In a further embodiment, the invention discloses a pharmaceutical composition comprising cell-wall material with an improved binding capacity with an immunogen bound thereto which may be useful for vaccination purposes, i.e., a vaccine. The vaccine may be used to invoke immunity against pathogens, such as malaria, which undergo life cycle stages where the pathogen is not in the blood, but hides in cells.

The vaccines may be delivered to mucosal surfaces instead of being injected since mucosal surface vaccines are easier and safer to administer. A L. lactis derived cell-wall material may be used for mucosal vaccination since this bacterium is of intestinal origin and no adverse immune reactions are generally expected from L. lactis.

The vaccine of the invention may also be administered by injection. When the vaccine is administered through injection, cell-wall material may be derived from a Mycobacterium sp. since mycobacterial cell-wall preparations have beneficial adjuvant properties. The mycobacterial cell-wall vaccine may be mixed with the proteinaceous substance carrying the immunogenic determinants used in the vaccine.

A vaccine produced using a method of the present invention will likely have a reduced risk of generating undesirable immune responses against cell-wall compounds of unwanted immunogens because the unwanted immunogens are not included in the vaccine.

BRIEF DESCRIPTION OF THE DRAWINGS

FIG. 1. Schematic map of plasmid pNG3041 that encodes the reporter protein MSA2::cA that is secreted as a proprotein using the lactococcal PrtP signal- and prosequences (PrtP.sspro). Pnis represents the nisin inducible promoter of the nisA gene. T represents the transcriptional terminator. CmR is the chloramphenicol resistance gene. repC and repA are genes involved in the replication of the plasmid.

FIG. 2A. Fluorescence microscopic images of bacterial cells with externally bound MSA2::cA. Lb. curvatis, Lb. sake and L. lactis cells that were not pre-treated prior to binding.

FIG. 2B. Fluorescence microscopic images of bacterial cells with externally bound MSA2::cA. L. lactis cells that were TCA pretreated prior to binding. The light colored areas indicate the position where the reporter protein MSA2::cA binds. The difference between L. lactis cells that were not pretreated with TCA (in FIG. 2A) and those there were TCA pretreated is apparent (in FIG. 2B).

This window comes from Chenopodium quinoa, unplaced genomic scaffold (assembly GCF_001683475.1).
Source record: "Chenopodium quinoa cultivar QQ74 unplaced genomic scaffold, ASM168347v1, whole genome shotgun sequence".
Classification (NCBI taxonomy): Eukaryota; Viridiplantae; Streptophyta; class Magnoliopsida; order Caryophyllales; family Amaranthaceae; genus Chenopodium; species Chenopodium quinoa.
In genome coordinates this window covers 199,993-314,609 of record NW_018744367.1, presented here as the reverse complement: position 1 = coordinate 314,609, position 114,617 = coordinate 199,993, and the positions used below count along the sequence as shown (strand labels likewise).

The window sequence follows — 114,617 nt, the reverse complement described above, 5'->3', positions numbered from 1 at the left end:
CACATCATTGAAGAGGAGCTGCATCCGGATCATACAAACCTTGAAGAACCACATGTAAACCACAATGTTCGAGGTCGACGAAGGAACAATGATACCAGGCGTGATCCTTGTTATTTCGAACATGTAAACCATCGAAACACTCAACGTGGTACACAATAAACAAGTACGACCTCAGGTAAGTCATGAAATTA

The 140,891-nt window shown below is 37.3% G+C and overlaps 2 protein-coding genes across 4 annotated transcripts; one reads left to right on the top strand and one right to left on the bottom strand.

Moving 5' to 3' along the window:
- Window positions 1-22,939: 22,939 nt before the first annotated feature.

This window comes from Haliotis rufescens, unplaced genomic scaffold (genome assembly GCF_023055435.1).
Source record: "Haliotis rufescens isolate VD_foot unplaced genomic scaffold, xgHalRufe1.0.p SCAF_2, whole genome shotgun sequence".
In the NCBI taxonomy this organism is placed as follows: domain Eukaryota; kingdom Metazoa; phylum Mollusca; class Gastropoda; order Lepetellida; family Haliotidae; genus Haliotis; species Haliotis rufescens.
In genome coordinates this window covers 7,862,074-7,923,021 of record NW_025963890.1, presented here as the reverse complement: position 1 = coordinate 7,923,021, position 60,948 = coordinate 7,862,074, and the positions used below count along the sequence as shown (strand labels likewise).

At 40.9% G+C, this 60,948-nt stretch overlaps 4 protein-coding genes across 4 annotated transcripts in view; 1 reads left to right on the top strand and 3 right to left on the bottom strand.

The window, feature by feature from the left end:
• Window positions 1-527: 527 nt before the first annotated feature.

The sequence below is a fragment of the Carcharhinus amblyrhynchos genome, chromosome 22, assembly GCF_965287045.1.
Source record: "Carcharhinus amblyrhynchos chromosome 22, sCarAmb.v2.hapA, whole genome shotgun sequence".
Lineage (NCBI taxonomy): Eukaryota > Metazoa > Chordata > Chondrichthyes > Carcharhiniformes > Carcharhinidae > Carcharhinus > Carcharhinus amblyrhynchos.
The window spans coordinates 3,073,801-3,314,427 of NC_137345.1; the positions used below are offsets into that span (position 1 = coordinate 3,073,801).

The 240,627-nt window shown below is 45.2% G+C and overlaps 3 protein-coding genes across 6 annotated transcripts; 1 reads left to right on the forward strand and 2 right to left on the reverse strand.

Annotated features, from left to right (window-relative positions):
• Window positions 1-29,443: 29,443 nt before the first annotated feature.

FIG. 3. Western blots of chemically pretreated L. lactis cells that were washed after the pretreatment and incubated with MSA2::cA to allow binding. Unbound MSA2::cA was removed by washing. The drawing shows the MSA2::cA that was bound to the chemically pretreated cells and detected using an antibody specific for MSA2. The different pretreatments are indicated above the lanes. MSA2::cA is produced by the producer cells as a proprotein, pro-MSA2::cA. Some pro-MSA2::cA is present in the medium used for binding and binds as indicated by the arrow. A membrane bound protease, HtrA, of the producer cells cleaves off the pro-sequence resulting in mature MSA2::cA, which also binds to the pretreated cells as indicated by the asterisk. HtrA also cleaves off the repeats of the cA anchor. Since there are three repeats, MSA2 proteins of several sizes are present in the medium of the producer. As long as more than one repeat is present, binding can still occur. The double asterisks point to MSA2::cA from which one or two repeats have been cleaved. M is a molecular weight marker. The molecular weights are indicated in the left margin. The two blots have different signal intensities. As a reference, both blots contain the same TCA-pretreated samples. The difference in signal intensity is due to differences in stain developing time. It is apparent that the TCA and other acid pretreatments produce pronounced effects on the subsequent binding of MSA2::cA. The conclusions for all chemical pre-treatments are summarized in Table 1.

FIG. 4. Coomassie stained SDS-PAGE gel with chemically pre-treated L. lactis cells. Pre-treatments: (1) no-treatment; (2) HCl; (3) H2SO4; (4) HAc; (5) TFA; and (6) TCA. It is apparent that treatment of the cells with HCl, H2SO4, TFA or TCA significantly removes an amount of protein from the cells.

FIG. 5. Western blot of L. lactis cells TCA pre-treated with different TCA concentrations and externally bound with MSA2::cA. Arrow and asterisks: as in FIG. 3. Pretreatments: (1) no TCA-treatment; (2) 1% TCA; (3) 5% TCA; (4) 10% TCA; and (5) 20% TCA. An increase in the binding of MSA2::cA is shown to correlate with increasing amounts of TCA used in the pretreatment.